(Philadelphia Inquirer, Nov. 19) – The sheer size and dynamism of Philadelphia, with its bustling urban center, thriving universities, and active suburban communities, can make it difficult to identify any one particular trend. So let us do it for you.
Hey, Philly, you are officially a national leader when it comes to innovation and entrepreneurship. With all due respect to Ben Franklin and his bifocals, we’re talking about 21st-century innovation that will drive job creation in the region for the next 20 years and beyond.
Sure, Philadelphia’s reputation as a hub for innovation was secure once Mr. Franklin and his scientific pursuits in electricity, mathematics, and mapmaking became the stuff of legend. But what’s happening today in the City of Brotherly Love is truly remarkable – and deserves recognition as the world celebrates Global Entrepreneurship Week.
This week is the world’s largest celebration of innovators and job creators, the people who launch start-ups that bring ideas to life, drive economic growth, and expand human welfare. In just the last few weeks, we have seen more evidence of how Philadelphia is contributing to that ideal.
The University City Science Center, the first and still largest urban research park in the United States, continues to innovate and inspire young entrepreneurs.
The Science Center last month received a $1 million grant from the U.S. Economic Development Administration (EDA) for Phase 1 Ventures, a new multi-institutional commercialization program. Operating as an accelerator for the launch and growth of new companies, Phase 1 Ventures offers a comprehensive turnkey approach to effectively and efficiently test business feasibility.
Stephen Tang, the Science Center president and CEO, and his team continue to help Philadelphia’s innovators move from proof-of-concept stage to getting enterprises up and running. The center already has helped to create more than 15,000 jobs, contributing more than $9 billion annually to the region’s economy.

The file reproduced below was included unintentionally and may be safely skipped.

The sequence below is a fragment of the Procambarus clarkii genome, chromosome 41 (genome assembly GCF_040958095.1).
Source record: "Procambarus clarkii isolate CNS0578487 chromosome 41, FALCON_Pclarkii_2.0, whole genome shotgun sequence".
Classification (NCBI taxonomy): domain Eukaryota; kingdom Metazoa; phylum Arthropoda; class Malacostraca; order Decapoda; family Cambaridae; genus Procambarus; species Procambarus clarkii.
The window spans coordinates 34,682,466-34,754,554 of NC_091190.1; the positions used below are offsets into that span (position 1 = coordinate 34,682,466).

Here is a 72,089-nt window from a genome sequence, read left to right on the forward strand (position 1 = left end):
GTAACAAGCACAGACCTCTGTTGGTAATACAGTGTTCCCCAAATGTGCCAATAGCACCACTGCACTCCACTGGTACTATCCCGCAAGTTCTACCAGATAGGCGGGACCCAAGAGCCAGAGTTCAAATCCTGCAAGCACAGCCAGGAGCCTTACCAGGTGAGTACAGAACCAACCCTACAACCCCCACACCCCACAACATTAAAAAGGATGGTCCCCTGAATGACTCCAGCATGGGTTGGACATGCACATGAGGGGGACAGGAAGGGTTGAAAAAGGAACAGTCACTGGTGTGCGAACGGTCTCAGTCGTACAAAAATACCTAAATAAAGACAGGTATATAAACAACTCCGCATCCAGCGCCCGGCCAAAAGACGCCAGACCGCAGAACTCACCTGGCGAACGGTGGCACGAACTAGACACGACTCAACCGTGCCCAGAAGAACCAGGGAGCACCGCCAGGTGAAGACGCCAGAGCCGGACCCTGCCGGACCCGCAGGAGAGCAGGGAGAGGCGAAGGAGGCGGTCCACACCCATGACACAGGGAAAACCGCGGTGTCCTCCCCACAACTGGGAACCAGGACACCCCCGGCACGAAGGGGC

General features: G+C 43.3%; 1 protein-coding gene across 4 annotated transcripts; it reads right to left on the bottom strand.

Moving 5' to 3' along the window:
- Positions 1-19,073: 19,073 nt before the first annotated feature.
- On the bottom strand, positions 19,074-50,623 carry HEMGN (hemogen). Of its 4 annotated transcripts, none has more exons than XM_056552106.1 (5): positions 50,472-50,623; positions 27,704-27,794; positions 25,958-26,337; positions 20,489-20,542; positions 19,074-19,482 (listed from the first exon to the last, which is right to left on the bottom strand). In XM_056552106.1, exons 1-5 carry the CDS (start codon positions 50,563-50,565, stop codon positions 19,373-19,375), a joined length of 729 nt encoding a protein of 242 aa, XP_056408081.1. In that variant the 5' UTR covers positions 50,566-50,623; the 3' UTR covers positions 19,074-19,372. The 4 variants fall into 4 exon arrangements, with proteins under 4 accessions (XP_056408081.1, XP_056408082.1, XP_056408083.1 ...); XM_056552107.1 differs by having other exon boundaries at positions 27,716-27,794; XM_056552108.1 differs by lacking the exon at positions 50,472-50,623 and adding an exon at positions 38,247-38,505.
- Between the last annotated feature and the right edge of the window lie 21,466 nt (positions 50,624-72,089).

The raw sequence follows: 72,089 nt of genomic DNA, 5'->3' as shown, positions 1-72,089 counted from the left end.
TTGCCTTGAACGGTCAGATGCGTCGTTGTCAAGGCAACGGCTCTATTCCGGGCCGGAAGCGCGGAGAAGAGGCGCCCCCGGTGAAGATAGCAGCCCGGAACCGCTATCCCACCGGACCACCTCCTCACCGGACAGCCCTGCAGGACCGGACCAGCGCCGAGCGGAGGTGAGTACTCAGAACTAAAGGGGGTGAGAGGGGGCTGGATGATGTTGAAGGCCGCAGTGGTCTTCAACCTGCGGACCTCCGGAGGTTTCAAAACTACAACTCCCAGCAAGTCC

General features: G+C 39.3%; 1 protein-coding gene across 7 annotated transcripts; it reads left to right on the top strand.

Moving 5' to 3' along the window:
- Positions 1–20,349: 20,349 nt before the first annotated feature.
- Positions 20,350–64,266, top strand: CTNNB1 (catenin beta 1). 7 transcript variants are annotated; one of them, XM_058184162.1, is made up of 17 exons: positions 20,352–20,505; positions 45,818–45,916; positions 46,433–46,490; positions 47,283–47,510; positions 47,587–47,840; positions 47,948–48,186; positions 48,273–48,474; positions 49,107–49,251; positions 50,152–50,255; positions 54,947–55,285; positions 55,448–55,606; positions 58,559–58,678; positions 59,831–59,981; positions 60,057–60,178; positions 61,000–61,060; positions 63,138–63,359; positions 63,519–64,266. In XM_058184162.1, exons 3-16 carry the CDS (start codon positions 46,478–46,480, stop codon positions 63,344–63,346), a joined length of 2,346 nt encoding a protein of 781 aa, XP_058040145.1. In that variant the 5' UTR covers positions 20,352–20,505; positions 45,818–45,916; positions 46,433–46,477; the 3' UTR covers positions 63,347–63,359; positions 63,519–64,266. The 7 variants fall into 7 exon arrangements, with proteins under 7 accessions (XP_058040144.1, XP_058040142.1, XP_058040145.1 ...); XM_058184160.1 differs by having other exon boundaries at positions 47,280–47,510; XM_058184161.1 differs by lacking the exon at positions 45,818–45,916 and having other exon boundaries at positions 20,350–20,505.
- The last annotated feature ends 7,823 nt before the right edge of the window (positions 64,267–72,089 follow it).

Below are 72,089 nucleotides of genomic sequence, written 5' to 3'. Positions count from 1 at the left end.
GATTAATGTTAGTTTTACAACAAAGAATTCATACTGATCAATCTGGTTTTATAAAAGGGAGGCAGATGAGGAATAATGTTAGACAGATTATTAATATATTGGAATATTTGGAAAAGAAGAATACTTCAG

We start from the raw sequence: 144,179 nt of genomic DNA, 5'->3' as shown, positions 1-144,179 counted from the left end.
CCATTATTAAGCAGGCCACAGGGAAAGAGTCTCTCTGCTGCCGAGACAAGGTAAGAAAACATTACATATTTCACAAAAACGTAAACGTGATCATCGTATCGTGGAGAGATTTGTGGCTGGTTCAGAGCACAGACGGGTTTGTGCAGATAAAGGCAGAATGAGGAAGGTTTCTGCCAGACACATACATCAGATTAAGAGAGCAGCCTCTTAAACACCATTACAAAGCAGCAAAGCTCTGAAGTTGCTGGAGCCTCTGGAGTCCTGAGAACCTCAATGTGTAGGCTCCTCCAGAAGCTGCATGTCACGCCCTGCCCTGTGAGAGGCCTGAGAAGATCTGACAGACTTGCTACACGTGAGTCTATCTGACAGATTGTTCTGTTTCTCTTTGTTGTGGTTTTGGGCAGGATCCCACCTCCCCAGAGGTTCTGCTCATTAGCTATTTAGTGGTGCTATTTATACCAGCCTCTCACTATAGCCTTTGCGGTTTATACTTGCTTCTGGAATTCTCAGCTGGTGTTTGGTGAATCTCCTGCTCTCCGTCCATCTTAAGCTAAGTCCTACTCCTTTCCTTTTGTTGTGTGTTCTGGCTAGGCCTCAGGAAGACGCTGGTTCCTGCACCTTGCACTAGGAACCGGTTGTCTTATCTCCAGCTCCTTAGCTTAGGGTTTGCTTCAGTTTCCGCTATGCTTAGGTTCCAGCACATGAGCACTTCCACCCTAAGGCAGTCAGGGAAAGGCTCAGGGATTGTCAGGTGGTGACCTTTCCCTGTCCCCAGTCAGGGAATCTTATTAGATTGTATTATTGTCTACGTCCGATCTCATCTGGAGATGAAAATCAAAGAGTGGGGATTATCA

Just like its namesake, Ben Franklin Technology Partners is constantly looking for a new problem to solve. This tech-based economic development group has invested more than $170 million in capital to grow 1,750 regional enterprises across Philadelphia and the commonwealth. Just recently, BFTP was awarded $600,000 by the EDA for a job-creation initiative centered on the growing medical-devices industry. The shared goal is to make Philadelphia a worldwide leader in medical-device manufacturing, generating new jobs for the region and spurring millions in private investment.
Philadelphia’s higher-education community is also driving innovation and entrepreneurship. Philadelphia University recently opened its Design, Engineering, and Commerce center. Temple University’s Fox Business School launched its Innovation and Entrepreneurship Institute. Together, Temple and Philadelphia University also have started the Blackstone Launchpad Program. Drexel has its Close School of Entrepreneurship, and the University of Pennsylvania boasts its “Pennovation Center” along the Schuylkill. It is an impressive commitment by these, and other, outstanding schools that is helping to cement Philadelphia’s lead position as a hub for innovation.
Leadership from City Hall also has been critical. Mayor Nutter’s StartUp PHL effort is strengthening the entrepreneurial environment by backing smart proposals to energize the startup scene all across the city. Both the Commerce Department and Industrial Development Corp. have demonstrated a real commitment to this effort. Experience tells us that it takes true public-private partnerships to drive meaningful results, and Philadelphia is proving that yet again.
It’s worth noting that just as Philadelphia and other major urban centers have transitioned from a manufacturing-based economy to technology-based, the support mechanisms have changed, too. Decades ago, the U.S. Commerce Department’s EDA focused almost exclusively on traditional economic-development approaches, such as funding for basic infrastructure like utilities and transportation needed by manufacturing and large industry. While those core needs are still important in many communities, the EDA has evolved to making investments in community capacity-building, with the understanding that both culture and ecosystems position communities to be more agile and resilient, leading to greater and more sustainable economic prosperity.
What’s next? The Commerce Department is leading a $15 million national grant competition to spur regional innovation. If history is any indication, we expect to see Philadelphia competing for its share as it continues to stake its claim as one of America’s leading innovation centers.
Article written by Tom Ridge & Jay Williams.
Original article can be found HERE.